Presidential Debate: Not a Game-Changer, But a Better Night for Everyone

Democratic presidential nominee Joe Biden (left) and President Donald Trump at the second 2020 presidential campaign debate in Nashville, Tenn., October 22, 2020. (Jim Bourg/Reuters)

Thursday’s debate between President Trump and former vice president Joe Biden is probably what everyone expected the first debate would be like, instead of the discordant, crosstalk-filled food-fight we endured a few weeks ago. Compared to the first debate, this was Lincoln and Douglas. Okay, maybe more like Statler and Waldorf. But it was much better for everyone: better for Trump, better for Biden, and better for the country.

An inability to interrupt Biden actually did the president some good. The restriction gave Biden the time and room to make some of his own gaffes, and Trump had to actually slow down and make an argument during his turn, instead of just hectoring, heckling, and badgering Biden throughout both turns.

Trump scored his most effective criticism when he asked Biden why he never enacted all of his grandiose plans during his previous 47 years in the Senate and vice presidency. “You keep talking about all these things you were going to do but you were there just a few short years ago. You know, Joe, I ran because of you.” When Biden said he wanted to go further with criminal justice reform, Trump kept hammering: “Why didn’t you do it in the eight years you were there?”

This debate, with a clear contrast on policies and almost no incomprehensible crosstalk, will do more good for Trump, which makes his motormouth aggression in the first debate a glaring unforced error, along with his refusal to participate in a virtual debate. It’s unlikely a third debate will occur, and that’s unfortunate for the Trump campaign.

At one point early in the evening, moderator Kristen Welker asked Biden, “do you want to respond to that?” And Biden answered, “no.” If the Democratic nominee were a football team, he would line up in the victory formation and take a knee every play. Biden is convinced he has the race effectively won, and simply wants to run out the clock and avoid making mistakes. (If Trump surprises everyone and defies the polls, Biden’s closing strategy will be seen as an epic miscalculation.)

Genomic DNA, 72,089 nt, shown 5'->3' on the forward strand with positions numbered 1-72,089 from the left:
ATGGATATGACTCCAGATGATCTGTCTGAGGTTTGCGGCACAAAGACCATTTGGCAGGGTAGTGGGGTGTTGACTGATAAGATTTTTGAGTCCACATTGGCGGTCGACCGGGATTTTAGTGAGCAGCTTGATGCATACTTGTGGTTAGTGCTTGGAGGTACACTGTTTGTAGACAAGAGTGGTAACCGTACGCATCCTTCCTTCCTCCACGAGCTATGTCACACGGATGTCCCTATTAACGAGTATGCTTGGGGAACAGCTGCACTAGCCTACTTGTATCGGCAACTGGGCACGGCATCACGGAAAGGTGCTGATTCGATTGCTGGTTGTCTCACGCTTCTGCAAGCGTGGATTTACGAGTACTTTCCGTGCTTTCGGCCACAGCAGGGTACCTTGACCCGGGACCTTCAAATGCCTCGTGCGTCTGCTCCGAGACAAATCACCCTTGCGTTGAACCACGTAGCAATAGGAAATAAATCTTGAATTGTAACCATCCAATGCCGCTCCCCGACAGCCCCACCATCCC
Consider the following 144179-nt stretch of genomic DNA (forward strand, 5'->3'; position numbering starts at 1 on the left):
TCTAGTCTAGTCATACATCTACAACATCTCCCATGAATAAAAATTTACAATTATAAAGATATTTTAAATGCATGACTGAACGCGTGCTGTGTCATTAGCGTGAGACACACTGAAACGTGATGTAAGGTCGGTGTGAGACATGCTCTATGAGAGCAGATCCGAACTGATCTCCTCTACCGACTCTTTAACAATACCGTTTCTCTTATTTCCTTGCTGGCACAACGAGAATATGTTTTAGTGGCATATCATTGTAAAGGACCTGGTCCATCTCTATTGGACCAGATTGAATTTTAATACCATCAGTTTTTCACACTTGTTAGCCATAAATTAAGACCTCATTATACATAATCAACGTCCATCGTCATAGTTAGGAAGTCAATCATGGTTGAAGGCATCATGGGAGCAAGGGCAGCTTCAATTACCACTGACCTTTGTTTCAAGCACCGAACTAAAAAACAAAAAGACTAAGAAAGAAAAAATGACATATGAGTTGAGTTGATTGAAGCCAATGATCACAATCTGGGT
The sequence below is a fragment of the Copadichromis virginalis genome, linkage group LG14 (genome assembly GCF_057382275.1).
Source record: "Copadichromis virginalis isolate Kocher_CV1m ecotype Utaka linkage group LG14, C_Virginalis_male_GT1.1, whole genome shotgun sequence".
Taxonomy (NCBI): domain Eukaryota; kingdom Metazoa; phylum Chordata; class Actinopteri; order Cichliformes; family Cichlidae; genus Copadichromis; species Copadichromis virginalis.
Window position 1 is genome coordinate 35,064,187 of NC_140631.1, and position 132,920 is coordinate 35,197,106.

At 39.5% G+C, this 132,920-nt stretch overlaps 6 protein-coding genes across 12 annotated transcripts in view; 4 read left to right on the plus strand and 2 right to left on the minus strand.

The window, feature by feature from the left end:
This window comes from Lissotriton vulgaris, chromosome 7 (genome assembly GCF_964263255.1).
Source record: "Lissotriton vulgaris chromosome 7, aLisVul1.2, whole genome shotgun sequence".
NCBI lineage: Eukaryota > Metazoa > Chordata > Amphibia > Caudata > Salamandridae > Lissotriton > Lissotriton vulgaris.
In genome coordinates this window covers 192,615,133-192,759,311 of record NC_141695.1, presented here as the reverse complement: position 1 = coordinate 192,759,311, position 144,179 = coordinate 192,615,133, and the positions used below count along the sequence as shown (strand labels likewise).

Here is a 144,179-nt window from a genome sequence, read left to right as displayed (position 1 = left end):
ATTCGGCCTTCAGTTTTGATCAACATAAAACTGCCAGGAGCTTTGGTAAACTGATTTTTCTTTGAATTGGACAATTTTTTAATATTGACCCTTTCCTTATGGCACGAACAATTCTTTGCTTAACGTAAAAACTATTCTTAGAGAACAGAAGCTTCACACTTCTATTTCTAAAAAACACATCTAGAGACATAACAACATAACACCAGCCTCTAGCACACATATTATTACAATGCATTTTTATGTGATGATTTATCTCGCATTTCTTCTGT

Biden made no fatal errors – although his comments about “I would transition from the oil industry, yes” will soon appear in Trump ads in Pennsylvania — and he once again didn’t seem senile or mentally incapable of handling the presidency, although he started to seem strained near the end. But he had his share of weird moments. He called the Proud Boys group the “Poor boys.” At one point, while scoffing about Trump’s summits with Kim Jong Un, Biden said “we had a good relationship with Hitler before he invaded the rest of Europe.” Did we?

My “c’mon” counter broke after the first thousand.

Kristen Welker revealed that the secret to being a good moderator is to not be noticed – get the topics and questions out there quickly, and let the candidates set the course of the conversation.

If you watched every Democratic primary debate, you watched 30 hours and 45 minutes of Democratic candidates debating; we’ve now watched another three hours of Trump and Biden debating and an hour and a half of Kamala Harris and Mike Pence. Add it up, that’s 35 hours and 15 minutes, or nearly a day and a half of our lives that we will never get back.

By and large, these have not been good debates. The candidates offered mostly vague, unrealistic answers to complicated problems, generic talking points, and canned one-liners. The selection of topics was predictable and, in retrospect, not all that useful or relevant for showcasing how the candidates would actually tackle tough decisions. The coronavirus wasn’t mentioned in a Democratic primary debate until February 25, and then only briefly; the pandemic wasn’t a topic until the final Biden-Sanders debate March 15. We are not well served by the current form of televised presidential candidate debates, and the networks, the parties, the campaigns and the Commission on Presidential Debates should think long and hard about how to make them better and more informative before the 2024 cycle begins.

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